Despite the grumblings the support for the promotion finally was cleared, and the turning point came at a meeting attended by Joe DiMaggio, who saw the idea as harmless. “Look,’’said Joltin’ Joe, “”I ate my first Tootsie Roll when I was six.'’

    On the evening of May 3rd the San Francisco - Astros game at Candlestick was canceled, since the next day was a Sunday afternoon game so the makeup game was scheduled for earlier in the day. Giving the teams an opportunity to get a jump on the rest of baseball in the days action.

    As the game progressed the countdown clock on the wall at Candlestick clicked closer to the magic number, during his first at bat Watson drew a base on balls, and was forced to second as Jose Cruz drew another. With the count 0-2 to Milt May the countdown clock clicked to 999,999 and May smashed pitch into the stands, Watson watched the ball sail over the fence and began trotting towards home. Meanwhile in Cincinnati, Reds shortstop Davey Concepcion also hit a home run and was rounding the bases. At the same moment John Lownestein of the Orioles was on third pondering trying to steal home to score the 1,000,000 run himself.

    “I thought about trying to steal home, but we were behind by so much (8-1) that I figured that if I didn’t make it I might as well just keep on running, so I didn’t even try to get in.”


    Meanwhile the Astros bullpen had Watson’s back, they knew that he had to run faster and they started to yell at him, imploring him to pick it up.

    “I take off in a dead sprint and score the run,” Watson said. “If I don’t take off and listen to my guys in the bullpen, Concepcion scores the millionth run. I beat him by a second and a half.”

    Officials from the Hall of Fame stopped the game, dug up home plate, asked for May’s bat and Watson’s shoes and even managed to retrieve the ball from the stands.

    “I was upset,” Watson said. “I wasn’t going to let them take my shoes because in those days it took you a long time to break your shoes in. They weren’t like the shoes you have today where you can wear them right out of the box. This was May 4, I had just gotten my shoes broken in, and then they took them.”

    The event was the highlight of the Astros year, other then breaking out the famous rainbow uniforms. For his effort Watson received a special $1,000 watch from Seiko, all his teammates received a lesser version and the Tootsie Roll Company paid off the $10,000 to the Astros in the form of 1,000,000 pennies (gee thanks guys!!) they also passed on 1,000,000 tootsie rolls to Bob Watson himself. He also received a million dollar grant to financially troubled minor league players in his name.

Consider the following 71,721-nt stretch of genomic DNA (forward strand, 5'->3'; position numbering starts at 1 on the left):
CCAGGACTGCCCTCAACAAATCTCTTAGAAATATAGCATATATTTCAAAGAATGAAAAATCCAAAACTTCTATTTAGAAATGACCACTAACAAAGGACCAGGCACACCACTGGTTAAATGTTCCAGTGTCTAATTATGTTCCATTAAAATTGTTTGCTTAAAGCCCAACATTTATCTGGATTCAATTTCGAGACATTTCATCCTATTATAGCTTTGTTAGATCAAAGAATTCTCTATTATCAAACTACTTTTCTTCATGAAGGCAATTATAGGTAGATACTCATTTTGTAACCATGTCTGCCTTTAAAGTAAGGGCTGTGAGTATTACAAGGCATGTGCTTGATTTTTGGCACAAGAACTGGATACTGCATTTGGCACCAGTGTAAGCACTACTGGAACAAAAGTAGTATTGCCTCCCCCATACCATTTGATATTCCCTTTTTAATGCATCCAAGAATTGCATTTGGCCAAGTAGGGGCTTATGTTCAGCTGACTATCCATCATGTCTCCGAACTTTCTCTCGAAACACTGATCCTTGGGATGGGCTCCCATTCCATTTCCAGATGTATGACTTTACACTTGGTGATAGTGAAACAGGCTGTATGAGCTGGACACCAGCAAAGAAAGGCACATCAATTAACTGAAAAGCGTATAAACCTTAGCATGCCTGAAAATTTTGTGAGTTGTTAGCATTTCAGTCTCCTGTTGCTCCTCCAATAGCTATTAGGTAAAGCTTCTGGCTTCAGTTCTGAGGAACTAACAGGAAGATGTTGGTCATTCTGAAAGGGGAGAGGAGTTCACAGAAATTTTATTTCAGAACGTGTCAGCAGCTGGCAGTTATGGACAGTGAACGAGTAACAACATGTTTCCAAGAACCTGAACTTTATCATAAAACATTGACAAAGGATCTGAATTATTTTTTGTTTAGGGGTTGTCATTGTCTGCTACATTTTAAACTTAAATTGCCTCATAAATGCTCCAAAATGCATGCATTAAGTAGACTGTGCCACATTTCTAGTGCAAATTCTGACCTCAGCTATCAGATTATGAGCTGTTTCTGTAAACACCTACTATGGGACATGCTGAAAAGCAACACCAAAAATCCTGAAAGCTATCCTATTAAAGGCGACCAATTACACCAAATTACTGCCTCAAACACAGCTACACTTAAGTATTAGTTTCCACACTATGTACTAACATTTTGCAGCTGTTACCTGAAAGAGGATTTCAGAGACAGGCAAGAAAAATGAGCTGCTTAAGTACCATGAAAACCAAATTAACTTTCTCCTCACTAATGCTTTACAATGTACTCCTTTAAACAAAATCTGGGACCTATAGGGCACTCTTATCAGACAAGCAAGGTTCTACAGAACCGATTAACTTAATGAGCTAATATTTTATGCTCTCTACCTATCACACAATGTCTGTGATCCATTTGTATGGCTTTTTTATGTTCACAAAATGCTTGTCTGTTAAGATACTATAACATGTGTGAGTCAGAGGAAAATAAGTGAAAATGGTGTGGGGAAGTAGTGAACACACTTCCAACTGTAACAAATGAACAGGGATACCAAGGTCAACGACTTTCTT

Watson’s children are allergic to chocolate so he donated that and the pennies to the Girl Scouts of America.
    Topping off the season for Watson was the fact that he was the Astros lone All Star representative, and along with his one millionth run it was the highlight of a disappointing season in Houston, one that saw the Astros as the worst team in the National League and next to the Tigers the worst in the game.

    But I’ll always remember them because of the Tootsie Rolls and the lucky kid who won the contest, he and 50 other folks guessed Bob Watson and the date, and then he won the draw, $10,000 for a 10 year old who likes Tootsie Rolls, you have to love that.


    The ingredients of the traditional Tootsie Roll are sugar, corn syrup, partially hydrogenated soybean oil, condensed skim milk, cocoa, whey, soy lecithin, and artificial and condensed flavors. In short it’s a bunch of additives and sugar.
    Last edited by westofyou; 09-09-2008 at 05:42 PM.

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    Redsmetz redsmetz's Avatar
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    Re: 250,000th Home Run hit last night

    WOY, I just knew you'd have something to add to this topic. Great story!
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    Ripsnort wheels's Avatar
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    Re: 250,000th Home Run hit last night

    Baseball is awesome.
    "We know we're better than this, but we can't prove it." - Tony Gwynn

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    Re: 250,000th Home Run hit last night

    Quote Originally Posted by wheels View Post
    Baseball is awesome.
    There's nothing greater in the world than the game of baseball. I could watch it 24/7 365 days of the year.

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    The Big Dog mth123's Avatar
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    Re: 250,000th Home Run hit last night

    Quote Originally Posted by westofyou View Post
    As the 1974 season ended the American League had tallied 426,964 runs in its existence. The older National League could boast of scoring 570,819 runs. Since the American Association of the 19th Century and the Federal and Players League held no cache in the argument it was decided that Major League baseball had scored a grand total of 997,513 runs (by my count, theirs was 997,869) and that the millionth run was going to be scored in the 1975 season, and therefore a celebration should be undertaken to honor this event.

    Baseball set up at the beginning of the 1975 season a “Control Center” to track the event. To enrich the interest of the fan base the 80 year old year old candy company “Tootsie Roll’s” sponsored the event with a sweepstakes designed to give a prize to the person who correctly identified the player that scored the one millionth run, and the date that he scored the run. Also participating in the contest was the Seiko Time company of Japan, the maker of the then popular digital watch.

    As the final run came closer to being scored each park had a countdown posted in view for the players and the fans and as the nights commenced it crept closer to the magic seven figure number. For the event Tootsie had promised to pay the team of the player who scored the run $10,000, however there were those who had concerns about the sponsor, not exactly a big name, nor a class enthused product.